inflict

verb
in·flict | \in-ˈflikt \
inflicted; inflicting; inflicts

Definition of inflict 

transitive verb

1 : afflict

2a : to give by or as if by striking inflict a painful sting inflict damage

b : to cause (something unpleasant) to be endured inflict my annual message upon the church itself if it might derive benefit thereby.— Mark Twain

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Other Words from inflict

inflicter or inflictor \in-ˈflik-tər \ noun
inflictive \in-ˈflik-tiv \ adjective

Examples of inflict in a Sentence

These insects are capable of inflicting a painful sting.

Recent Examples on the Web

Harvey, Irma and Maria were each among the five costliest hurricanes on record and collectively inflicted $265 billion in damages. Laignee Barron, Time, "FEMA Says It Was Significantly Unprepared When Hurricane Maria Hit Puerto Rico," 13 July 2018 Interior Department staffers also pushed back on efforts by political appointees to put federal land up for auction before scientific assessments on the potential damage drilling could inflict on wildlife were finished. Zack Colman, Scientific American, "A Trump Oil Boom Could Transform This Rocky Mountain Landscape," 13 July 2018 Now, as a TV show, Sharp Objects takes a genre fixated on harm to women’s bodies and makes it about the harm women inflict on themselves. Anna Silman, The Cut, "Sharp Objects," 11 July 2018 The emotional toll that separation and detention inflict upon these small children will impact them for years, if not a lifetime. San Antonio Express-News, "Indefinite detention — as immoral as family separation," 2 July 2018 In New York, a wave of taxi driver suicides has highlighted ride-hailing’s devastating impact on that industry nationwide, but the new data suggests that the taxi industry itself has inflicted harm that Uber and Lyft could help mitigate. David Z. Morris, Fortune, "Ride-Hailing Apps May Benefit Poor and Minority Communities The Most, Study Suggests," 30 June 2018 In the wake of #MeToo, Monica Lewinsky reflected on the humiliation that the media and powerful figures inflicted upon her decades ago. Rhaina Cohen, The New Republic, "What the 1990s Got Wrong," 29 June 2018 The retaliation was carefully tailored to fit global rules, inflict pain in politically critical states ahead of U.S. midterm elections and raise the specter of shutting U.S. exporters out of their biggest market. Emre Peker, WSJ, "EU Sees Itself Holding the Line in Response to U.S. Metals Tariff," 28 June 2018 British pop singer Kate Nash has long championed female empowerment through frank, vulnerable songwriting about sexuality and relationships and the bumps and bruises life inflicts. charlotteobserver, "One of the stars of Netflix’s ‘GLOW’ brings female-empowering pop music to Charlotte | Charlotte Observer," 26 Apr. 2018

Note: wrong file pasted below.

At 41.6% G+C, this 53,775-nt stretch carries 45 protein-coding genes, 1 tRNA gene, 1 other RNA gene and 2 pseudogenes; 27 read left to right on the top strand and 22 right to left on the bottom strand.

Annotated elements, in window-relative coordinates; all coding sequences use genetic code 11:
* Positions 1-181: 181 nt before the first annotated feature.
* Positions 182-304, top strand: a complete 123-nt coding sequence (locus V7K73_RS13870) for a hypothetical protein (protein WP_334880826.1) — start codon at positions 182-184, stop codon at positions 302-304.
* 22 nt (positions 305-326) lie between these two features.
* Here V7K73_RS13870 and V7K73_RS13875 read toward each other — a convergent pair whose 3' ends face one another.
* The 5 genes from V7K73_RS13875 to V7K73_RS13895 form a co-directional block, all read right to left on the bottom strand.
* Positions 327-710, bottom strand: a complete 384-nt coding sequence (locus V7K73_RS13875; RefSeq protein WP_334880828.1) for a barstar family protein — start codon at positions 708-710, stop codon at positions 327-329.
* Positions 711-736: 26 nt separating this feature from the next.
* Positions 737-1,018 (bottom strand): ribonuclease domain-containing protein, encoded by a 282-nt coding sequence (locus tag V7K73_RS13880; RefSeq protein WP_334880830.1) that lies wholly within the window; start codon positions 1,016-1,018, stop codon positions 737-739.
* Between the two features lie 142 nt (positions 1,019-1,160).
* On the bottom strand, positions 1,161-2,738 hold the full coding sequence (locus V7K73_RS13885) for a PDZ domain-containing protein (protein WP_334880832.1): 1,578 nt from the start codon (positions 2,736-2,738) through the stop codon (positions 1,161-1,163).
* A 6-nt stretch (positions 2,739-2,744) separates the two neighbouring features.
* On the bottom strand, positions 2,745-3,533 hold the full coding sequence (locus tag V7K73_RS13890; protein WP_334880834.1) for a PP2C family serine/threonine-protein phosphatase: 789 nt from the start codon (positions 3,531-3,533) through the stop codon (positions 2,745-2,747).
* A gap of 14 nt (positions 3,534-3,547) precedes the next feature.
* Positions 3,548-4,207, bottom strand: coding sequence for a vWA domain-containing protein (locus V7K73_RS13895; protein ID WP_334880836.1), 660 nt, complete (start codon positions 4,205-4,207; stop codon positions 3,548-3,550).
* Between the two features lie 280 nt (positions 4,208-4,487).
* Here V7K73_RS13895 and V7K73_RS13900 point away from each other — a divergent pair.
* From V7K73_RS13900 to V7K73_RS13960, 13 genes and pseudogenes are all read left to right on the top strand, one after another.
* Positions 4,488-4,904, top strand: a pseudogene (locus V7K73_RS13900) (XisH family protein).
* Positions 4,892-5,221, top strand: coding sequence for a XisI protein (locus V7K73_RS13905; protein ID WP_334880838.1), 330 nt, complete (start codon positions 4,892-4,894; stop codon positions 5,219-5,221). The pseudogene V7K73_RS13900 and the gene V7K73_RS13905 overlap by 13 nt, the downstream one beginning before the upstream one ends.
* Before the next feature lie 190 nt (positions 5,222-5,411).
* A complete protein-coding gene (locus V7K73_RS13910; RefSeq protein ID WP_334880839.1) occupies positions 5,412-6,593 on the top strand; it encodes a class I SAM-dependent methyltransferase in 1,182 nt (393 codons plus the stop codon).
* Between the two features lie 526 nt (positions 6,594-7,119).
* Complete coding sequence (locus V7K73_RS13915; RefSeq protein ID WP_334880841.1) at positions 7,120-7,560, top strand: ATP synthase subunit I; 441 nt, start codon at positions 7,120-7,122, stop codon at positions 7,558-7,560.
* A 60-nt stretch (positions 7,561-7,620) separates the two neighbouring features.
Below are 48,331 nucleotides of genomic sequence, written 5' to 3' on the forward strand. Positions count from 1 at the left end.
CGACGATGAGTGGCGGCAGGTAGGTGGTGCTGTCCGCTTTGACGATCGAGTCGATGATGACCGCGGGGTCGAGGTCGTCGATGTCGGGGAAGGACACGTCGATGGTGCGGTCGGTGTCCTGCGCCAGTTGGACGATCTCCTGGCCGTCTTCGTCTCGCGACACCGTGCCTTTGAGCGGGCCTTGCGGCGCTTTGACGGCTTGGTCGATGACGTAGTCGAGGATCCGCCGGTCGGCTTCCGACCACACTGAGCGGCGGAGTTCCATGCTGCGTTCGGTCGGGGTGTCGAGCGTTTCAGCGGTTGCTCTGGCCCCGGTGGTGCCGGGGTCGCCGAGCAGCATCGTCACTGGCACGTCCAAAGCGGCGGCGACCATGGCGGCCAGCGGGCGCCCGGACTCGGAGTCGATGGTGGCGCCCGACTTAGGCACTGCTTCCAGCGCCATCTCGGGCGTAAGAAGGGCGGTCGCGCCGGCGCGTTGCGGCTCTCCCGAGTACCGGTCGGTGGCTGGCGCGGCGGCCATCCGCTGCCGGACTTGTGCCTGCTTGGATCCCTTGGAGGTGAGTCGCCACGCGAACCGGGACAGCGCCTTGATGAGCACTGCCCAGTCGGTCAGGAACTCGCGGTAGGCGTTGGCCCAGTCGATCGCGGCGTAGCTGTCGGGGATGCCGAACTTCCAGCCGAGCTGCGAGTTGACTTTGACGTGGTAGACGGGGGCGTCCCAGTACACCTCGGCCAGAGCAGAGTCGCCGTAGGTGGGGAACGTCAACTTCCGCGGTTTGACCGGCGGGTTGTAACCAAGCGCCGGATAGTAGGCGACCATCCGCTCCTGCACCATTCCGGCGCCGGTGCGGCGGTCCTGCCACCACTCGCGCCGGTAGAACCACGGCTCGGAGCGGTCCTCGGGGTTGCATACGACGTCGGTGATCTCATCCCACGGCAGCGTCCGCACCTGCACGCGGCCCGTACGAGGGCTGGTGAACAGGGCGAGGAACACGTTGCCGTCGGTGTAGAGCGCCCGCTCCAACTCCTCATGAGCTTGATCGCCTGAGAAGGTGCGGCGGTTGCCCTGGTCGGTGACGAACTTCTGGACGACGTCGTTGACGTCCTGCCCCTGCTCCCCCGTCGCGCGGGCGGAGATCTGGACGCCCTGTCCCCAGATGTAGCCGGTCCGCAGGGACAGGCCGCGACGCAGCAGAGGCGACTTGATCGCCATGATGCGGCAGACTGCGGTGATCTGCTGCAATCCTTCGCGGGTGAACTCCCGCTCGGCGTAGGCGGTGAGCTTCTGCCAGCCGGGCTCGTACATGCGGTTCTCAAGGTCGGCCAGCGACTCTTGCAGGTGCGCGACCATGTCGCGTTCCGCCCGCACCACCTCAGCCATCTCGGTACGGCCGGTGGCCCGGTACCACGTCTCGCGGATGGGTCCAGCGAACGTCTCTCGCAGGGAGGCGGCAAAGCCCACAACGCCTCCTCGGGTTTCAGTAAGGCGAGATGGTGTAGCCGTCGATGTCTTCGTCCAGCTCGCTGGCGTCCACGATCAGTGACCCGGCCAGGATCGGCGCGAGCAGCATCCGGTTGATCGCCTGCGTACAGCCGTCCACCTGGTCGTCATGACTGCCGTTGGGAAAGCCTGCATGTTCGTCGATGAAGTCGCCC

These example sentences are selected automatically from various online news sources to reflect current usage of the word 'inflict.' Views expressed in the examples do not represent the opinion of Merriam-Webster or its editors. Send us feedback.

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First Known Use of inflict

1566, in the meaning defined at sense 1

History and Etymology for inflict

Latin inflictus, past participle of infligere, from in- + fligere to strike — more at profligate

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Statistics for inflict

Last Updated

23 Oct 2018

Look-up Popularity

Time Traveler for inflict

The first known use of inflict was in 1566

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More Definitions for inflict

inflict

verb

English Language Learners Definition of inflict

: to cause someone to experience or be affected by (something unpleasant or harmful)

inflict

verb
in·flict | \in-ˈflikt \
inflicted; inflicting

Kids Definition of inflict

1 : to give by or as if by striking inflict a wound

2 : to cause to be put up with … you endure the boredom that doctors and dentists inflict on their patients before bringing them in …— Lemony Snicket, The Ersatz Elevator

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Comments on inflict

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exaggeratedly or childishly emotional

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